From ABC's to Algebra

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Today, I've enjoyed a discussion over themes in The Great Gatsby with a teen and broke down into steps some complex algebraic equations for a Madison College student's homework. Next up: working on consonant and vowel sounds for a beginning reader!

I work with all ages. You may not always see that side on this page as I often think to take out my camera when working with younger kids because we might have toys or drawings that make for an adorable snapshot. When it comes to older individuals, sometimes I forget to grab the camera when we are engrossed in some serious learning. Bottom line: I work with individuals of any age, of any developmental disability or not - anyone that would benefit from strengthening their foundational skills in reading, spelling, comprehension or math. And it makes for a very interesting day.

"Thanks To You I Learned To Read"

I wished a former student a happy 21st birthday today and included a picture from their 7th birthday. What was in my inbox in return made my day:

"Thank you so much Mikki! I loved when you came over to my house when I was a kid. Thanks to you I learned to read. Thank you for remembering my birthday. :) "

Most of the time, kids just see the fun they have with me (and sometimes they don't even realize how much they're learning). And in return, I also remember all the fun, imaginative, or unique times we have together. Sometimes, even I can use a reminder of what we've really accomplished together. "Thanks to you I learned to read" was a happy reminder today.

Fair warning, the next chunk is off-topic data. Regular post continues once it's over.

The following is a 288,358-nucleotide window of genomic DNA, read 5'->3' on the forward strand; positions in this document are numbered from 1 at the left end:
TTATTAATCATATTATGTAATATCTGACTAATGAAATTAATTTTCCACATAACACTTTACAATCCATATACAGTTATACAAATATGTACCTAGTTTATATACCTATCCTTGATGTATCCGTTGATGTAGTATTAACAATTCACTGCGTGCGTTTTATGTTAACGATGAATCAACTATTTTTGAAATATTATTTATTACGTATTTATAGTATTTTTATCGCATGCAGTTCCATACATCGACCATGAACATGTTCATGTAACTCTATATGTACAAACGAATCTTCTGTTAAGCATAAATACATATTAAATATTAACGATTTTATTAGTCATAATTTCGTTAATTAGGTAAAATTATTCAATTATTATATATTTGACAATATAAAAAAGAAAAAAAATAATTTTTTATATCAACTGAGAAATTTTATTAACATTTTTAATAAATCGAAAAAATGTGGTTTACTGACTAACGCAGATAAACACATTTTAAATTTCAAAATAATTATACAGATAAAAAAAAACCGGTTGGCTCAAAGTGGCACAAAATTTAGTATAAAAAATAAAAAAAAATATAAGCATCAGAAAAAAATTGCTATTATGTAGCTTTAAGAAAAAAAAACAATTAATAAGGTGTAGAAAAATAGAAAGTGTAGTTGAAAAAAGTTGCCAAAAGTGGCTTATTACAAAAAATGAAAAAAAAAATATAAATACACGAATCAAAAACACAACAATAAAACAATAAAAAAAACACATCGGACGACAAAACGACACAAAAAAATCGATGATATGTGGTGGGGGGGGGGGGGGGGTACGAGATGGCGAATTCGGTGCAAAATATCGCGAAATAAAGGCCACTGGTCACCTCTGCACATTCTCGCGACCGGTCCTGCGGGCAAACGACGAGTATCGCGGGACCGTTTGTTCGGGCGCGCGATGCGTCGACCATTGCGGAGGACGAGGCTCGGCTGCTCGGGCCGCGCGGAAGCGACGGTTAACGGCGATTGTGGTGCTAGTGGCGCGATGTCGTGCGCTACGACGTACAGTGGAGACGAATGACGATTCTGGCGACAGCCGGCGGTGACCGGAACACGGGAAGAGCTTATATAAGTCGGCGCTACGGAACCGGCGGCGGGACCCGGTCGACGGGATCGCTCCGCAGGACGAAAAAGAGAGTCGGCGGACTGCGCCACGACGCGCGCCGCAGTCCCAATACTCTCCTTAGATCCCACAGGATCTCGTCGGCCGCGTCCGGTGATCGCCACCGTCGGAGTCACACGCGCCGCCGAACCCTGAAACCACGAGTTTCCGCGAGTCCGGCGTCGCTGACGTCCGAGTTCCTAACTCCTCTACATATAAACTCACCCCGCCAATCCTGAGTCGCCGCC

Understanding in Pictures

 

...Remember these stories?

I love the visuals in these notes that help this student sequence and recall all the important events in the novels they are reading in school.

Making a movie in your head about what you read (and strengthening those skills) is a crucial strategy to improve reading comprehension. Notes with drawings in them can help a student rewind, fast forward, and cue up parts of that "movie" so that they can better summarize the story and answer critical thinking questions about it. 

More Learning?! Yay!

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Kid: "I think next time is my last time with you because school will be ending."

Me: "Actually, we get to keep playing and reading together once a week during the summer."

Kid: "What?! Yay!" And runs to jump and give me a hug.

... It seems she agrees that we are making reading fun!

It's even sweeter because her first couple of lessons started with a meltdown because she was afraid I would "make her do learning stuff" and she made it clear she didn't want to. So we built a relationship, combined play with the "learning stuff," and now she is excited to keep it going!

From 123's to 9 to 5's

In the big picture, we work on reading and math so that one day the kids will be adults confident in using these skills in their community and in their future jobs.

I've known a handful of high school graduates that have told me they loved their experience with Project SEARCH and that the experience helped them with their future employment. It's a great option to look into for adults with disabilities to get on-the-job training and work experience after graduating.

And it's a great reminder that building skills in reading and math isn't only about taking away some of the daily school and homework stress kids face (although that is important too), it is about giving them tools they will use in the future.